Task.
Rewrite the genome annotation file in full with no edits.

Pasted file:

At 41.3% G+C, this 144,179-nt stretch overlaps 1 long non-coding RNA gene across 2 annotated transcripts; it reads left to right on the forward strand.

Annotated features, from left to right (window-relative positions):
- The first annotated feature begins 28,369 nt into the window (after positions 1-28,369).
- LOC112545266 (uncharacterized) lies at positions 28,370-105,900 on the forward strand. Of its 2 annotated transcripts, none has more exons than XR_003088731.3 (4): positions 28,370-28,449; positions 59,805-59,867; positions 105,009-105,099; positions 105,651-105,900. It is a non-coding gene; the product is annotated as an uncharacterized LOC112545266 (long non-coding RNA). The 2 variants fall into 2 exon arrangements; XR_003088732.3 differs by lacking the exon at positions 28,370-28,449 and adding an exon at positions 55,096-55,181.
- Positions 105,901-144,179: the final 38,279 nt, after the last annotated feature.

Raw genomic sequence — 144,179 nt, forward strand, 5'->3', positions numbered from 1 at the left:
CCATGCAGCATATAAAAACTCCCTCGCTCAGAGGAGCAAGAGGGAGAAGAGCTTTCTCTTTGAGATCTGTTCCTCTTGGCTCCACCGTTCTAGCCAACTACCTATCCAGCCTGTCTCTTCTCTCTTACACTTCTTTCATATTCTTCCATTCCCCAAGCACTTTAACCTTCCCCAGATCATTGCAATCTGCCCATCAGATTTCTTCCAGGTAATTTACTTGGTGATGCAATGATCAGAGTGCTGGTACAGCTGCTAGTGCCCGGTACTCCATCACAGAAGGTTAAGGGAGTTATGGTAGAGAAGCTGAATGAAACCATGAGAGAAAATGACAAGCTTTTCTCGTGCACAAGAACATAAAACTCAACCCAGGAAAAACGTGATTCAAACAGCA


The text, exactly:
At 41.3% G+C, this 144,179-nt stretch overlaps 1 long non-coding RNA gene across 2 annotated transcripts; it reads left to right on the forward strand.

Annotated features, from left to right (window-relative positions):
- The first annotated feature begins 28,369 nt into the window (after positions 1-28,369).
- LOC112545266 (uncharacterized) lies at positions 28,370-105,900 on the forward strand. Of its 2 annotated transcripts, none has more exons than XR_003088731.3 (4): positions 28,370-28,449; positions 59,805-59,867; positions 105,009-105,099; positions 105,651-105,900. It is a non-coding gene; the product is annotated as an uncharacterized LOC112545266 (long non-coding RNA). The 2 variants fall into 2 exon arrangements; XR_003088732.3 differs by lacking the exon at positions 28,370-28,449 and adding an exon at positions 55,096-55,181.
- Positions 105,901-144,179: the final 38,279 nt, after the last annotated feature.

Raw genomic sequence — 144,179 nt, forward strand, 5'->3', positions numbered from 1 at the left:
CCATGCAGCATATAAAAACTCCCTCGCTCAGAGGAGCAAGAGGGAGAAGAGCTTTCTCTTTGAGATCTGTTCCTCTTGGCTCCACCGTTCTAGCCAACTACCTATCCAGCCTGTCTCTTCTCTCTTACACTTCTTTCATATTCTTCCATTCCCCAAGCACTTTAACCTTCCCCAGATCATTGCAATCTGCCCATCAGATTTCTTCCAGGTAATTTACTTGGTGATGCAATGATCAGAGTGCTGGTACAGCTGCTAGTGCCCGGTACTCCATCACAGAAGGTTAAGGGAGTTATGGTAGAGAAGCTGAATGAAACCATGAGAGAAAATGACAAGCTTTTCTCGTGCACAAGAACATAAAACTCAACCCAGGAAAAACGTGATTCAAACAGCA